by Sydney Collier

Photography by Deni Yacoobian

 

America relies on the customary system instead of the metric and uses the term "football" to describe a game of helmets and padding. America also pays its waiters and waitresses through tips instead of set wages. Countless pros and cons surround both options, but the question remains: should waiters receive tips as the bulk of their salary or should they have a set income rate compliant with state or federal minimum wage requirements?

 

Mercedes Cisneros (CGS '19) was a waitress in San Bernardino, California at a family-owned Mexican restaurant called Mi Casita.

 

"I personally really like the idea of tipping because if you give the customer what they're looking for, it's very likely that they'll tip [well]," she said.

 

Most restaurants recommend a 15 to 20 percent tip, but the percent given often reflects the level of service. This reward system can motivate waiters and waitresses to provide a high level of service in order to increase their tips, as Cisneros has experienced.

 

"You learn to recognize faces of who tends to not really like certain things, and if you really pay attention you can accommodate to the customer and teach yourself how to earn tips," said Cisneros.

 

Andrew Garcia (SAR '19) agrees that a waiter's service can influence the amount he tips. On one occasion, he left a 25 percent tip to an excellent waitress.

 

"[The waitress] actually messed up the order for my girlfriend, but...[she] was so apologetic and so courteous," he said.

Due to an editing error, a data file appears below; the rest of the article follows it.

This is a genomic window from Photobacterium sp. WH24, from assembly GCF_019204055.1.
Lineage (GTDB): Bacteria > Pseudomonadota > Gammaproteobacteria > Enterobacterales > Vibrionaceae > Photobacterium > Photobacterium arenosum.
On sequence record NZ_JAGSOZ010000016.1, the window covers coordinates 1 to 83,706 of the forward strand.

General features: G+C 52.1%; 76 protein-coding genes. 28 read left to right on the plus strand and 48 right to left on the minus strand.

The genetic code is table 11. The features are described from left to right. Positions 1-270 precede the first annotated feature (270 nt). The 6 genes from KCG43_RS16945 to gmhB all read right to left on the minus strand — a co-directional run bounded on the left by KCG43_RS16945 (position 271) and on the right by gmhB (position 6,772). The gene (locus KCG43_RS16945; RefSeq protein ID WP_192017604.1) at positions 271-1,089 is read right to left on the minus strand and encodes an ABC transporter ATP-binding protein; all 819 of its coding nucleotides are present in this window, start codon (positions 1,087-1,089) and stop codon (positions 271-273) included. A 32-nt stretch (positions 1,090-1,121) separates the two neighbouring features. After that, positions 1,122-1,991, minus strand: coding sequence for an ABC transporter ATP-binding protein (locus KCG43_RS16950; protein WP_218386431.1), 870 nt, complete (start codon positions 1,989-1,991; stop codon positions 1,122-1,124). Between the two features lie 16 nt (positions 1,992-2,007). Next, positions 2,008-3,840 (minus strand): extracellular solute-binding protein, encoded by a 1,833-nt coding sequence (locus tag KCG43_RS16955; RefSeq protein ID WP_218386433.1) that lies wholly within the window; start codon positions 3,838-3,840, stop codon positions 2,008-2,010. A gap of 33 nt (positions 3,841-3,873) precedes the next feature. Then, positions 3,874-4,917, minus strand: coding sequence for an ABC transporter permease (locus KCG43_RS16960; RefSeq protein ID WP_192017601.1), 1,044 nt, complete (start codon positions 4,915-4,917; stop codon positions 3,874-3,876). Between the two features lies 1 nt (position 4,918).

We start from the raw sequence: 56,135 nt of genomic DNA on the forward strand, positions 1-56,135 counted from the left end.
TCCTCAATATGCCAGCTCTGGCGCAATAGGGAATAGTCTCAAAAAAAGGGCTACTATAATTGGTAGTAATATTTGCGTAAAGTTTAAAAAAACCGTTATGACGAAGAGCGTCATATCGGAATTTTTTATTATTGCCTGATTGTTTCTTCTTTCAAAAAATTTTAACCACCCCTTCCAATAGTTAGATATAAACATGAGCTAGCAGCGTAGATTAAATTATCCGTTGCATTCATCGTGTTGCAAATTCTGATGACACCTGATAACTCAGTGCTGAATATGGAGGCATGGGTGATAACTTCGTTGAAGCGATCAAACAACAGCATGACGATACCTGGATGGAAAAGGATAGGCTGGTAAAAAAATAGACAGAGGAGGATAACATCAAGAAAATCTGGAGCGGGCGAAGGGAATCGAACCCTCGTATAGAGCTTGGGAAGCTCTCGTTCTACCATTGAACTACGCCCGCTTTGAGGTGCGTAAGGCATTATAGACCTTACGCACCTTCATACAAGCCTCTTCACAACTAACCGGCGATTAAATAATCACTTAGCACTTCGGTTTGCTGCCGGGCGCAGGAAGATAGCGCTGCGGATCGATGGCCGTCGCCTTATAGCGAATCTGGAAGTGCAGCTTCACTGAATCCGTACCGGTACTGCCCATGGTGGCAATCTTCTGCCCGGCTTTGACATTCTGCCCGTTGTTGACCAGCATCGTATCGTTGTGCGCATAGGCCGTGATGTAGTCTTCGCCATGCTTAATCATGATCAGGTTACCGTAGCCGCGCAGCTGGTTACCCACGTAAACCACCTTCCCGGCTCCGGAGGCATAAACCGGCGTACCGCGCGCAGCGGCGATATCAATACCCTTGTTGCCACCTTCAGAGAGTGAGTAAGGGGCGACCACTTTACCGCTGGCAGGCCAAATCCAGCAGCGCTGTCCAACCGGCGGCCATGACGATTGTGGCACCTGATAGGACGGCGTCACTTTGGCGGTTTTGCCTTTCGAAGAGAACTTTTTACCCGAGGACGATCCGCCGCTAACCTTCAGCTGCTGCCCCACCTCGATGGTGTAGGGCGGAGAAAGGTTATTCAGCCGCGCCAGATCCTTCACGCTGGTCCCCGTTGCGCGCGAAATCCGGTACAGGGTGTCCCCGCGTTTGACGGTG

For Garcia, attitude prevails over a waiter or waitress’ mistakes. For others, mistakes such as forgetting to bring out silverware or putting in the wrong order can put a major dent in a waiter's tip.

 

"Bad service I would quantify as actually being rude to the person," Garcia said. "Waiters are people, so it's not like a lot of the time they're trying to mess it up. It just happens sometimes."

 

Earning one’s income through tips frequently means making more than on a set wage, but that is not always the case. A tip of 10 percent or lower often boldly states that service needs to improve, but customers may tip a low amount for reasons unrelated to the waiter. The customer may justify a low tip because of personal low income or out of habit if visiting from a country where tipping is non-existent. Either way, tipping high or low is not always an accurate representation of a waiter's service.

 

Jane Fitzgerald has been waitressing at Sonsie for four months. When asked whether she would prefer receiving tips or a set salary, she responded, "It depends because sometimes you have people who tip you very well, and you can end up walking out with $30 an hour...to compromise, I would say [lower] tips and hourly."

 

For waiters, both tips and wages have advantages and disadvantages. As a result, one might not be better than the other. Since America is currently a society of tips, perhaps the question shouldn’t focus on whether or not to tip, but instead center on a customer's reasoning for tipping: does one tip based on a waiter's accuracy and timeliness or should attitude the determining factor? 

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